|| Thursday, August 15, 2002
By Jim Suhr, Associated Press
ST. LOUIS — The last of five people indicted late last year
as part of a sweeping crackdown on black-market trafficking of exotic
animals has pleaded guilty.
Timothy Dale Rivers, owner of a Florida animal park, and at least
16 other people were charged as part of a five-year sting by the U.S.
Fish and Wildlife Service that stretched across 20 states.
Rivers, originally charged with a felony violation of federal wildlife
protection law, pleaded guilty this week to a misdemeanor provision,
admitting he illegally sold two federally protected black leopards.
He faces up to a year in prison and $100,000 in fines when sentenced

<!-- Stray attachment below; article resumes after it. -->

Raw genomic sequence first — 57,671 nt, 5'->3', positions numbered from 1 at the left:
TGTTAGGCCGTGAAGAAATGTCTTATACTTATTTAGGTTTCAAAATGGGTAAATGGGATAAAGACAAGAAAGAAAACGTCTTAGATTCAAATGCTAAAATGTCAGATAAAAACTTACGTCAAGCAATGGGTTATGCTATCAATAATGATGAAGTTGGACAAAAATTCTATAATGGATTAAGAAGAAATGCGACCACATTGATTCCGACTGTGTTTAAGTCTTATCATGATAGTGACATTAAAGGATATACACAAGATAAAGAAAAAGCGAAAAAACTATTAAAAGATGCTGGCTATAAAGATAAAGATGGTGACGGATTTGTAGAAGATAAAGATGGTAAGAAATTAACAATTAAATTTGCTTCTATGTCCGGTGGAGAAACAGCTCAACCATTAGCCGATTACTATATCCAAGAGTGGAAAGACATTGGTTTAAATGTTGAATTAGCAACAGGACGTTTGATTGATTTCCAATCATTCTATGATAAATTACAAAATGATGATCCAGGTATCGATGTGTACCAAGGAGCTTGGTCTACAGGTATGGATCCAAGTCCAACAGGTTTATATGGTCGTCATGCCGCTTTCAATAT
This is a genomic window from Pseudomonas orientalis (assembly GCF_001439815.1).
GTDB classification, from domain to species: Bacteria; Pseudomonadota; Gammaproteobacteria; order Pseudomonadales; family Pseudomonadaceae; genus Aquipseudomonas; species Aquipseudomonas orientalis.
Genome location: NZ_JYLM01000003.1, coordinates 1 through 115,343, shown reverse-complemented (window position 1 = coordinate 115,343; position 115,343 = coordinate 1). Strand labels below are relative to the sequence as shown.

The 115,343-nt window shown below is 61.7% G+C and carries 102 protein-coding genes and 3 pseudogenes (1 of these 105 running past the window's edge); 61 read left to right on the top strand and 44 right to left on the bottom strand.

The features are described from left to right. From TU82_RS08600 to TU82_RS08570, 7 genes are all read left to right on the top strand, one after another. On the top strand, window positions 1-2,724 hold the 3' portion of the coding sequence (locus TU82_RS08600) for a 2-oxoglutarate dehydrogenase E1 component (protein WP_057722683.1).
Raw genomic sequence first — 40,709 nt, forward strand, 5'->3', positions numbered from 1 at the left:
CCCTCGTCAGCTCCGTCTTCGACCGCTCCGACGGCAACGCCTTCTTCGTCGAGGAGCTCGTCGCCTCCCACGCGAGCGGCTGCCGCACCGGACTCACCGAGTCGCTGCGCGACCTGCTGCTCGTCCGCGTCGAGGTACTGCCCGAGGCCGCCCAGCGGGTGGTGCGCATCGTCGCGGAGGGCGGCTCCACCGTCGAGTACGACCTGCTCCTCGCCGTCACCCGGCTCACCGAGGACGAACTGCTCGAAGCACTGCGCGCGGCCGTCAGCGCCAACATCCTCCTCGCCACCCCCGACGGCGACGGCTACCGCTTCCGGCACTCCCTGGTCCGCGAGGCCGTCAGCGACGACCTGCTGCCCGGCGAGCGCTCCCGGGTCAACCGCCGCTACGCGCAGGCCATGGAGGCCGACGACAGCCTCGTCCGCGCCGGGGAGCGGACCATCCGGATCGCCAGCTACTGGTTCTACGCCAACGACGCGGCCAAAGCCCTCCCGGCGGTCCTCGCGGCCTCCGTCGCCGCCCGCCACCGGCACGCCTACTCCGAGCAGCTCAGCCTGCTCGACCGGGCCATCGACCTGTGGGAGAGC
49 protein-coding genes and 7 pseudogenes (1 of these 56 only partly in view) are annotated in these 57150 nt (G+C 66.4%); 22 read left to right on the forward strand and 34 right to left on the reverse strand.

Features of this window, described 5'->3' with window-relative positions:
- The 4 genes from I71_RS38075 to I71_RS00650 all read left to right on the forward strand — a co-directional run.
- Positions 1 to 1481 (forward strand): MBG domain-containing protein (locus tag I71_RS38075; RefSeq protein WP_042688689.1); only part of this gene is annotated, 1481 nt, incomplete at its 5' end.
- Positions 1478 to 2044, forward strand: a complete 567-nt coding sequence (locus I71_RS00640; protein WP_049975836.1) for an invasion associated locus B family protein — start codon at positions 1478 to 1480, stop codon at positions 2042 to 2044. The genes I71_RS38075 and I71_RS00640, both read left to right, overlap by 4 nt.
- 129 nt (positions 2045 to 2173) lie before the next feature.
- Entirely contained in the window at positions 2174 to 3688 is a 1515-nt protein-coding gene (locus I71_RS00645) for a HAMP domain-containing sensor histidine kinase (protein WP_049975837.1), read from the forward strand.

The Fish and Wildlife Service has alleged that a group of people in
the Midwest bought and killed tigers, leopards, snow leopards, lions,
mountain lions, cougars, and black bears to produce meat and skins
for the animal-parts trade.
Hides, meat, skulls, and teeth of tigers, leopards, and other big
cats can fetch $5,000 to $20,000 from collectors, wildlife officials
say. Tiger bones, worth up to $250 a pound, primarily go to people
who practice traditional Chinese medicine, both overseas and in major
U.S. cities with large Asian populations.
Possessing big cats violates no federal law, but killing them for
profit is outlawed.
"In a nutshell, people will do just about anything to make money
off wildlife — for everything from meat, skins, gall bladders,
skulls, bones," said Tim Santel, an Illinois-based Fish and Wildlife
The government alleged that, as owner of the Animals in Motion in
Citra, Fla., Rivers sold the cats to an Illinois buyer for $1,500.
The buyer was an operative with the Fish and Wildlife Service.
Rivers' co-defendants pleaded guilty earlier.
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